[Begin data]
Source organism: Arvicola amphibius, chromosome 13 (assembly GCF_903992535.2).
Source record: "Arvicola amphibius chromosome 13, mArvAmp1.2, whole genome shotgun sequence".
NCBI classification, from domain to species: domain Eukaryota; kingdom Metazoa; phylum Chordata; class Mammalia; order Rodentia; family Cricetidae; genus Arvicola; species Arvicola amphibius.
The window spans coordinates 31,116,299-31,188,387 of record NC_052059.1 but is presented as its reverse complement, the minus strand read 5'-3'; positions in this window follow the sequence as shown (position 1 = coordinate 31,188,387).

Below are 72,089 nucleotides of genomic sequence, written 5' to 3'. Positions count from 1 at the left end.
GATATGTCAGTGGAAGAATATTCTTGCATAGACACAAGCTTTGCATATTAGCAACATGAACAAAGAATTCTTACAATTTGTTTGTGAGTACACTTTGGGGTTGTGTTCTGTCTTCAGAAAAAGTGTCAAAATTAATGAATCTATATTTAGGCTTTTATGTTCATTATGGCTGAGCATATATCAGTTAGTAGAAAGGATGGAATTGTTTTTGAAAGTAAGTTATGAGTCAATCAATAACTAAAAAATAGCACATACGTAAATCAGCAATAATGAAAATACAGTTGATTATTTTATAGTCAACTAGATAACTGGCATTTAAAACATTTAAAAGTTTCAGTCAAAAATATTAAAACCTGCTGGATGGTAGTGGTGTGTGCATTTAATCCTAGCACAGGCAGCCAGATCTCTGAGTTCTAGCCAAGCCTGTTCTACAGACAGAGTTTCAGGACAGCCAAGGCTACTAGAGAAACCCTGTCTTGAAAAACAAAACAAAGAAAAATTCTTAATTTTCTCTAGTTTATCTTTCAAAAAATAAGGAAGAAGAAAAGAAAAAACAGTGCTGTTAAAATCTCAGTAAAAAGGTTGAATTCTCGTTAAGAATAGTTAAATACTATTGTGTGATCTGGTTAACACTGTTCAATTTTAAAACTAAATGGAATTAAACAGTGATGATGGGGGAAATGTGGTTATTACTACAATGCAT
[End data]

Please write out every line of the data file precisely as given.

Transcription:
Source organism: Arvicola amphibius, chromosome 13 (assembly GCF_903992535.2).
Source record: "Arvicola amphibius chromosome 13, mArvAmp1.2, whole genome shotgun sequence".
NCBI classification, from domain to species: domain Eukaryota; kingdom Metazoa; phylum Chordata; class Mammalia; order Rodentia; family Cricetidae; genus Arvicola; species Arvicola amphibius.
The window spans coordinates 31,116,299-31,188,387 of record NC_052059.1 but is presented as its reverse complement, the minus strand read 5'-3'; positions in this window follow the sequence as shown (position 1 = coordinate 31,188,387).

Below are 72,089 nucleotides of genomic sequence, written 5' to 3'. Positions count from 1 at the left end.
GATATGTCAGTGGAAGAATATTCTTGCATAGACACAAGCTTTGCATATTAGCAACATGAACAAAGAATTCTTACAATTTGTTTGTGAGTACACTTTGGGGTTGTGTTCTGTCTTCAGAAAAAGTGTCAAAATTAATGAATCTATATTTAGGCTTTTATGTTCATTATGGCTGAGCATATATCAGTTAGTAGAAAGGATGGAATTGTTTTTGAAAGTAAGTTATGAGTCAATCAATAACTAAAAAATAGCACATACGTAAATCAGCAATAATGAAAATACAGTTGATTATTTTATAGTCAACTAGATAACTGGCATTTAAAACATTTAAAAGTTTCAGTCAAAAATATTAAAACCTGCTGGATGGTAGTGGTGTGTGCATTTAATCCTAGCACAGGCAGCCAGATCTCTGAGTTCTAGCCAAGCCTGTTCTACAGACAGAGTTTCAGGACAGCCAAGGCTACTAGAGAAACCCTGTCTTGAAAAACAAAACAAAGAAAAATTCTTAATTTTCTCTAGTTTATCTTTCAAAAAATAAGGAAGAAGAAAAGAAAAAACAGTGCTGTTAAAATCTCAGTAAAAAGGTTGAATTCTCGTTAAGAATAGTTAAATACTATTGTGTGATCTGGTTAACACTGTTCAATTTTAAAACTAAATGGAATTAAACAGTGATGATGGGGGAAATGTGGTTATTACTACAATGCAT